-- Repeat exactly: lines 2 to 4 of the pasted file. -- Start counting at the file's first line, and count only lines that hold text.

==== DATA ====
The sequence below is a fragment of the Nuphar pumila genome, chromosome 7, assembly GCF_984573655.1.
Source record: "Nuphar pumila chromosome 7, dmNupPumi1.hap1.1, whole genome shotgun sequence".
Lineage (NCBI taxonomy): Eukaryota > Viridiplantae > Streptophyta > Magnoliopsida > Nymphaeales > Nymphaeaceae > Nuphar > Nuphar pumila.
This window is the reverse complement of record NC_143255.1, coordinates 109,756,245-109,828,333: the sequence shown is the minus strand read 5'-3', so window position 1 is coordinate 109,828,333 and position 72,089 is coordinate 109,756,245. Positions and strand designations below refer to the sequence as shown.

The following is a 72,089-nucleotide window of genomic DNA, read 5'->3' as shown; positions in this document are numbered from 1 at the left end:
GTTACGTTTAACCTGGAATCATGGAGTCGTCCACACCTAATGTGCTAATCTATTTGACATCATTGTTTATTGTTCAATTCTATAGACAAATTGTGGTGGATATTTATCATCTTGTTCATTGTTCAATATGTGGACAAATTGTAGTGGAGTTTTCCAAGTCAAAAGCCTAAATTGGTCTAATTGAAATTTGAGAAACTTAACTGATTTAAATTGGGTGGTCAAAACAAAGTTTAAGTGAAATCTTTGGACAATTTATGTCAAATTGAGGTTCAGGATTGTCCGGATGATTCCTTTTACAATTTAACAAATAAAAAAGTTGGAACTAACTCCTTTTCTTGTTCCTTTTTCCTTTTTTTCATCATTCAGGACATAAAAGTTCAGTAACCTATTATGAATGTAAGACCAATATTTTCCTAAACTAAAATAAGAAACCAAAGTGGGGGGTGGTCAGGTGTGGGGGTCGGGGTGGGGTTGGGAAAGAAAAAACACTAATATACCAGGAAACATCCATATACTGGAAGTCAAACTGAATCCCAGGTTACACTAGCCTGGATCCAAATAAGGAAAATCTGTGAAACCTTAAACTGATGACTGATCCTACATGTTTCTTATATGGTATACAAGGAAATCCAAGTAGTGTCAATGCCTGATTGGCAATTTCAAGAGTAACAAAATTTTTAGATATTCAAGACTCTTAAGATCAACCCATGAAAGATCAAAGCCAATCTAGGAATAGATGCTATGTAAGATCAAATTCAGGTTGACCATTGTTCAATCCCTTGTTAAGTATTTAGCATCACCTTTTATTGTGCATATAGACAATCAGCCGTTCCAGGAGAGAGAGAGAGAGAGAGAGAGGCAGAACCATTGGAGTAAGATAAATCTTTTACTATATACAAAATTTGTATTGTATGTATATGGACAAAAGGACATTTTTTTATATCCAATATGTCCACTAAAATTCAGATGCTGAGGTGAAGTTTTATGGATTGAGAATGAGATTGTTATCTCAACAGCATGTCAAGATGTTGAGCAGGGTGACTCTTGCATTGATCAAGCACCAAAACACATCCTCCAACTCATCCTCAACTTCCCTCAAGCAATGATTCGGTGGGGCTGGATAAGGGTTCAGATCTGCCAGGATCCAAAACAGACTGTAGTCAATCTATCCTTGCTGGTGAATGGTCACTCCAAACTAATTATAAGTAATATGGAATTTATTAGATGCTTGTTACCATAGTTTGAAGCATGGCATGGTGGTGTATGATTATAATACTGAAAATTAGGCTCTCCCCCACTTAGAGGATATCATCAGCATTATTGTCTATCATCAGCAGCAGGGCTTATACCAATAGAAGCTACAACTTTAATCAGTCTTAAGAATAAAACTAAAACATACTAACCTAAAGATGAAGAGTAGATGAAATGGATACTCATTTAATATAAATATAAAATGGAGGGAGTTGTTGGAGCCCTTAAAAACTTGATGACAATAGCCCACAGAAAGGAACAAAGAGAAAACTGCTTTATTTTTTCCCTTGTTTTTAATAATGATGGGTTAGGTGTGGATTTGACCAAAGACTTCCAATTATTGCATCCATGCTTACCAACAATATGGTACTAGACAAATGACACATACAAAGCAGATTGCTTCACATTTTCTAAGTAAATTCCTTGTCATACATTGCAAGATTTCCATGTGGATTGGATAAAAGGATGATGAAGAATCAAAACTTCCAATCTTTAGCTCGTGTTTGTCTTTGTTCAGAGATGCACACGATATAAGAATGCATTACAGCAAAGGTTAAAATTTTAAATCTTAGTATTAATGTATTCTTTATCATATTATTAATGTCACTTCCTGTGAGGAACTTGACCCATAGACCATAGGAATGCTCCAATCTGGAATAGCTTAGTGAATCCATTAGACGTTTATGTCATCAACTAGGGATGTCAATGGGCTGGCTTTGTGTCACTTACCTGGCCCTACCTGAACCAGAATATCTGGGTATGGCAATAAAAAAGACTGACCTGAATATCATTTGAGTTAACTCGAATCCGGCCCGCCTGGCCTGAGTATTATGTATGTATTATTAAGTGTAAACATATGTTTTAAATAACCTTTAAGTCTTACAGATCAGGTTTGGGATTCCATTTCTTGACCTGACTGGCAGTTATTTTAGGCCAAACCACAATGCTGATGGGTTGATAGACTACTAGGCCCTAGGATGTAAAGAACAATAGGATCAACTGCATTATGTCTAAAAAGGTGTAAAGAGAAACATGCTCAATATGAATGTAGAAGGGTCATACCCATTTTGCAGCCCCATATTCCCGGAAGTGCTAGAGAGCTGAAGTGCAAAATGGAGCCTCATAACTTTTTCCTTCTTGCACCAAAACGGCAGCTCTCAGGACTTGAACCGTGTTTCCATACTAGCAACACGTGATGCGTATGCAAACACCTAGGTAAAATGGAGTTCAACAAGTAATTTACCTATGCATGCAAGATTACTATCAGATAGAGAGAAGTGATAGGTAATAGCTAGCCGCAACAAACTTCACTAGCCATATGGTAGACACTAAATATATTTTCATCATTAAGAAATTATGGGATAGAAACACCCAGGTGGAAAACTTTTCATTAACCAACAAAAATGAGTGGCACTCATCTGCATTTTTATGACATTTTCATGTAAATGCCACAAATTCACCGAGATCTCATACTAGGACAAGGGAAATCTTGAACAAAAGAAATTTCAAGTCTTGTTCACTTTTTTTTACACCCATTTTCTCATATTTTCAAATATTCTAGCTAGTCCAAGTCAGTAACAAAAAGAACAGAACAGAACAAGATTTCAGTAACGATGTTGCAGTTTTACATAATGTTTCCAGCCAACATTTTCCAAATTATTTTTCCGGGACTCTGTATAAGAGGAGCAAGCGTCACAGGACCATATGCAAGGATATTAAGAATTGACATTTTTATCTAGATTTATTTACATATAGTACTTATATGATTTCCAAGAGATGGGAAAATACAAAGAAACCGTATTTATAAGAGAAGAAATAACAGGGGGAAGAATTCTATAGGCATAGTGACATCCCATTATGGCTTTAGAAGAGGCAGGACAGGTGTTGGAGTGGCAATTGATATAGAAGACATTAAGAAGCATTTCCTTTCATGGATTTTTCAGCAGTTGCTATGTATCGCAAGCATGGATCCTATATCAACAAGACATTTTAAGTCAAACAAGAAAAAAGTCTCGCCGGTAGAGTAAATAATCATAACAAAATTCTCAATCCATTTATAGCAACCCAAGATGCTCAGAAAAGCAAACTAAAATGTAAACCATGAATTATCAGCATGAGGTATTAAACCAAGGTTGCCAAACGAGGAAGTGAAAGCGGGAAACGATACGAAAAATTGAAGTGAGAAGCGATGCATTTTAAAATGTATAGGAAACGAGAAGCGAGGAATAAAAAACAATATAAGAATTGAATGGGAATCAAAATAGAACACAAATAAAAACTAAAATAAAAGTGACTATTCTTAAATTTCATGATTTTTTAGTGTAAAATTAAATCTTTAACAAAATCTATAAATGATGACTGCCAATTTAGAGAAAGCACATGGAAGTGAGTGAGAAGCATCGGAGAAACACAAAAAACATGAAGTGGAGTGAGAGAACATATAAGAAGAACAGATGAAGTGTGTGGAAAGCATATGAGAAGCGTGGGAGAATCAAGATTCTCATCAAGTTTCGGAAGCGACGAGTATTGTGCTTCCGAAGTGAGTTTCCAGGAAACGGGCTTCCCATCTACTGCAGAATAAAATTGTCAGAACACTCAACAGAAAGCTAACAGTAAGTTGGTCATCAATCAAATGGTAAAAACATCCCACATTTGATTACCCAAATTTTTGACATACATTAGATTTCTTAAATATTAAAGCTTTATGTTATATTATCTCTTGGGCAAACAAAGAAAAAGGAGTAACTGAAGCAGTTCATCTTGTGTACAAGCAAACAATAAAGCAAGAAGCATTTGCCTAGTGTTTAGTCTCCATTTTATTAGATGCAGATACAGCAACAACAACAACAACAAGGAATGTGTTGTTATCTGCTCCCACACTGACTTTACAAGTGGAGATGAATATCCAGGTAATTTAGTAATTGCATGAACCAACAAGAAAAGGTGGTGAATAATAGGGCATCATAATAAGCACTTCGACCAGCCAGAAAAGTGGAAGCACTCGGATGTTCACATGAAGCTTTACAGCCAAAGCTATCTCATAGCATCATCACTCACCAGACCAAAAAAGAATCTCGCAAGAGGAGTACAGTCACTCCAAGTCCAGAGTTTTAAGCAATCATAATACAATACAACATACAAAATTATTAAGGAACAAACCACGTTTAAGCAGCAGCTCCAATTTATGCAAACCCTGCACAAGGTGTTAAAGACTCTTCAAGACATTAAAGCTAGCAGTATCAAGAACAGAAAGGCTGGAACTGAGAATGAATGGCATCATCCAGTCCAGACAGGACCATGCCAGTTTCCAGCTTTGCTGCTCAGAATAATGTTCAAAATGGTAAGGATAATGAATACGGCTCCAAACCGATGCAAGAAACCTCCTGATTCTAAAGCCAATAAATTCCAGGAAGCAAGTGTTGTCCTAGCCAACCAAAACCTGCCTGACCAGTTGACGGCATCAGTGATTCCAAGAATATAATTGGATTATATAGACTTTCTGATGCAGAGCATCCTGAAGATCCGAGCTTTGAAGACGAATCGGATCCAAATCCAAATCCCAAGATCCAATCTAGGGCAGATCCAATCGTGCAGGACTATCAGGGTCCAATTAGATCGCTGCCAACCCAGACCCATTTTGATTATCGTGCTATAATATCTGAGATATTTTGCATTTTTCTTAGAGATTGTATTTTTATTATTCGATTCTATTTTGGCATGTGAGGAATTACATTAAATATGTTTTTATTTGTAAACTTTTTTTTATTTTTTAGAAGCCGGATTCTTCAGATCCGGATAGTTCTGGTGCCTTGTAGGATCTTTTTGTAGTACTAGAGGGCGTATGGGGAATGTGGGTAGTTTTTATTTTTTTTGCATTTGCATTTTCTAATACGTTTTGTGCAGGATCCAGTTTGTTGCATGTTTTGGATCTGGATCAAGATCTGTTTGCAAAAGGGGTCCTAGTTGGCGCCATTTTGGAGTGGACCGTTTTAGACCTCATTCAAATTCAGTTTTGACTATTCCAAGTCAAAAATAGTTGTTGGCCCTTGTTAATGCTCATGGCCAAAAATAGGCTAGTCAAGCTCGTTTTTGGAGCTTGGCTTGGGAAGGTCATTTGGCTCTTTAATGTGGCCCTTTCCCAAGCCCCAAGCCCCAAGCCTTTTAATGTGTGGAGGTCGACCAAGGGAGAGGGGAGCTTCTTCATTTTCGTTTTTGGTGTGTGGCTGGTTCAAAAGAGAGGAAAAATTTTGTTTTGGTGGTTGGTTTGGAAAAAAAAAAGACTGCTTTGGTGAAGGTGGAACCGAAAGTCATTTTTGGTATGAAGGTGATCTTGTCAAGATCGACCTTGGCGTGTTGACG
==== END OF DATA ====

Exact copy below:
Source record: "Nuphar pumila chromosome 7, dmNupPumi1.hap1.1, whole genome shotgun sequence".
Lineage (NCBI taxonomy): Eukaryota > Viridiplantae > Streptophyta > Magnoliopsida > Nymphaeales > Nymphaeaceae > Nuphar > Nuphar pumila.
This window is the reverse complement of record NC_143255.1, coordinates 109,756,245-109,828,333: the sequence shown is the minus strand read 5'-3', so window position 1 is coordinate 109,828,333 and position 72,089 is coordinate 109,756,245. Positions and strand designations below refer to the sequence as shown.